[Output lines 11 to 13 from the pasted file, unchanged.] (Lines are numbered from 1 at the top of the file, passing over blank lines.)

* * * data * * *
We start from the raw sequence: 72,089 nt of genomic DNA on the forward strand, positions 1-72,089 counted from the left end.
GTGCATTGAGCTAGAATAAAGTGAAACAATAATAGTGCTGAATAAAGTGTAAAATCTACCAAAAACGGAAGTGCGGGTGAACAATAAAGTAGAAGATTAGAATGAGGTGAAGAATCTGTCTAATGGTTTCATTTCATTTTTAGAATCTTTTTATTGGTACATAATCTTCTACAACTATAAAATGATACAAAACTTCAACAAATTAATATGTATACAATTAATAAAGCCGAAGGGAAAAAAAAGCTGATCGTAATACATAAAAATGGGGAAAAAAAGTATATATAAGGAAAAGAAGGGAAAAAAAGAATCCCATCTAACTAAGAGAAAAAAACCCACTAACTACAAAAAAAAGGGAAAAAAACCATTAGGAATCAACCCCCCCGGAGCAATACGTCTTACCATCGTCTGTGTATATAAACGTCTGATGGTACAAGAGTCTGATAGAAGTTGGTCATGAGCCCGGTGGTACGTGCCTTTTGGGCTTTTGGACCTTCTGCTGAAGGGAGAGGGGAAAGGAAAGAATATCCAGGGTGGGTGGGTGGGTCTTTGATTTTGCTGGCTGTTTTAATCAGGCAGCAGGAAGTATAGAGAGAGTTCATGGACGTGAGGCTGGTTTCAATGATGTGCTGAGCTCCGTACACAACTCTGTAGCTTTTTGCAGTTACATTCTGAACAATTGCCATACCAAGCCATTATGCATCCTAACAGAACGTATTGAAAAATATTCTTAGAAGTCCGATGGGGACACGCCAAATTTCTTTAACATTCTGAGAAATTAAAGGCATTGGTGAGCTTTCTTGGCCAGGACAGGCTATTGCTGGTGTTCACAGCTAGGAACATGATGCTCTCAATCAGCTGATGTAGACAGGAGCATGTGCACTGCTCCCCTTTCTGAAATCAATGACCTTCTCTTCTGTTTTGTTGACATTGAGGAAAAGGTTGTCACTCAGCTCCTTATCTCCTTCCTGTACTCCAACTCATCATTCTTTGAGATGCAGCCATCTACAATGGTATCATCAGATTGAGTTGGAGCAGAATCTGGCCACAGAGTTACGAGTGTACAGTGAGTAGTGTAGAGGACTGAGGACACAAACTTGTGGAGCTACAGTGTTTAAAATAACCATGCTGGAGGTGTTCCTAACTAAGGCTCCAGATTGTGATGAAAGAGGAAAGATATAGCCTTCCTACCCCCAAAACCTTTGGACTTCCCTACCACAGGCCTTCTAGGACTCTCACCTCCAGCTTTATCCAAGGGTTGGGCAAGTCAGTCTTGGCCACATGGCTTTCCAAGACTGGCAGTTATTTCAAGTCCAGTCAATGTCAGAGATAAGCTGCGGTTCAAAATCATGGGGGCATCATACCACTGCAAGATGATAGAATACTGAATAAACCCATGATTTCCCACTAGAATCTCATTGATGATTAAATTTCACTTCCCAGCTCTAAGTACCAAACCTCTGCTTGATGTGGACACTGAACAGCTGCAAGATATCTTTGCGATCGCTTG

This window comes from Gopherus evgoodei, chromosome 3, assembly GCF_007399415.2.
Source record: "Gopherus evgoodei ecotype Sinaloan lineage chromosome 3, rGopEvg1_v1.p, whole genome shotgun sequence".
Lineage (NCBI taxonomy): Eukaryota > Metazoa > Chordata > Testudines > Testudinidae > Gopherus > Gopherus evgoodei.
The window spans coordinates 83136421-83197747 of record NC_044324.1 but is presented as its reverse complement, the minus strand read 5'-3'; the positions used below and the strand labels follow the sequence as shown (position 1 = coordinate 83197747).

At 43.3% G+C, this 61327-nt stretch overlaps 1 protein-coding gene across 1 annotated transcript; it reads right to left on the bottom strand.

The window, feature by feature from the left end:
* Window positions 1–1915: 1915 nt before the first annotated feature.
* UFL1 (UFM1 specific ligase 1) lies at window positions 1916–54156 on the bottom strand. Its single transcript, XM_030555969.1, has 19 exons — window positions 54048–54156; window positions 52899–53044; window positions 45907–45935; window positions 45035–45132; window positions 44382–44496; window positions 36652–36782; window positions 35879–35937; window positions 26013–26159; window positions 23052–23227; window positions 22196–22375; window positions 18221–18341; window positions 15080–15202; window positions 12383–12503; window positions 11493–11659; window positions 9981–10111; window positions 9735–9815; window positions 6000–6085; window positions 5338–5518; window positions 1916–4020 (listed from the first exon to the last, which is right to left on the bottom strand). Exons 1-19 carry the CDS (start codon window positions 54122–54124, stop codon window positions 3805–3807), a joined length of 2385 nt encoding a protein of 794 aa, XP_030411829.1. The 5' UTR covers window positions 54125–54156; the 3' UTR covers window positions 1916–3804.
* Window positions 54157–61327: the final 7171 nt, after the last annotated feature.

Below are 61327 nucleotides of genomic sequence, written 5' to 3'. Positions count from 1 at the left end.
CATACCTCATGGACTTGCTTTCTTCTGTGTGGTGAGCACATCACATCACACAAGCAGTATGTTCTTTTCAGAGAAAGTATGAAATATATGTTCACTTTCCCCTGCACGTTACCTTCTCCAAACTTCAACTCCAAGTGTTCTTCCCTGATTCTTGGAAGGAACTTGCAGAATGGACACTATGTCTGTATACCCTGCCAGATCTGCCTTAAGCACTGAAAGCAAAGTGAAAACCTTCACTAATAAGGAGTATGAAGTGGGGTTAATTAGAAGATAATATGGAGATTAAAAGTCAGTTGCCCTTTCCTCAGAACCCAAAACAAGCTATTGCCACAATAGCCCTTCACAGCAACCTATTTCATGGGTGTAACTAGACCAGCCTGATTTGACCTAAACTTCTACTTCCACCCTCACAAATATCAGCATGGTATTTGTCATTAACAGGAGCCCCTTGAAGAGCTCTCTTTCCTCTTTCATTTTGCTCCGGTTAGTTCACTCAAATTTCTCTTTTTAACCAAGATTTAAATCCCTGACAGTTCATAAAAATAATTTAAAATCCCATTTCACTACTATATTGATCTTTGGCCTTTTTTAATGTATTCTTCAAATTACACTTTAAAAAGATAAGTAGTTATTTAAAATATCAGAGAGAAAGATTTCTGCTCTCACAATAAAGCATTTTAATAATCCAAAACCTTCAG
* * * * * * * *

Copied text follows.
* Window positions 54157–61327: the final 7171 nt, after the last annotated feature.

Below are 61327 nucleotides of genomic sequence, written 5' to 3'. Positions count from 1 at the left end.
CATACCTCATGGACTTGCTTTCTTCTGTGTGGTGAGCACATCACATCACACAAGCAGTATGTTCTTTTCAGAGAAAGTATGAAATATATGTTCACTTTCCCCTGCACGTTACCTTCTCCAAACTTCAACTCCAAGTGTTCTTCCCTGATTCTTGGAAGGAACTTGCAGAATGGACACTATGTCTGTATACCCTGCCAGATCTGCCTTAAGCACTGAAAGCAAAGTGAAAACCTTCACTAATAAGGAGTATGAAGTGGGGTTAATTAGAAGATAATATGGAGATTAAAAGTCAGTTGCCCTTTCCTCAGAACCCAAAACAAGCTATTGCCACAATAGCCCTTCACAGCAACCTATTTCATGGGTGTAACTAGACCAGCCTGATTTGACCTAAACTTCTACTTCCACCCTCACAAATATCAGCATGGTATTTGTCATTAACAGGAGCCCCTTGAAGAGCTCTCTTTCCTCTTTCATTTTGCTCCGGTTAGTTCACTCAAATTTCTCTTTTTAACCAAGATTTAAATCCCTGACAGTTCATAAAAATAATTTAAAATCCCATTTCACTACTATATTGATCTTTGGCCTTTTTTAATGTATTCTTCAAATTACACTTTAAAAAGATAAGTAGTTATTTAAAATATCAGAGAGAAAGATTTCTGCTCTCACAATAAAGCATTTTAATAATCCAAAACCTTCAG